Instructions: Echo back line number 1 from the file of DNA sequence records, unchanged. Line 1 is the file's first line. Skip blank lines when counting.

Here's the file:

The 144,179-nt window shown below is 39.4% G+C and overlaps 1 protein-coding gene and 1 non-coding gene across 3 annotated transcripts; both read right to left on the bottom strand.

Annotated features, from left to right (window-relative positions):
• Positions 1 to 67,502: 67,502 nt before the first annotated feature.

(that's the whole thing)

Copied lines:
The 144,179-nt window shown below is 39.4% G+C and overlaps 1 protein-coding gene and 1 non-coding gene across 3 annotated transcripts; both read right to left on the bottom strand.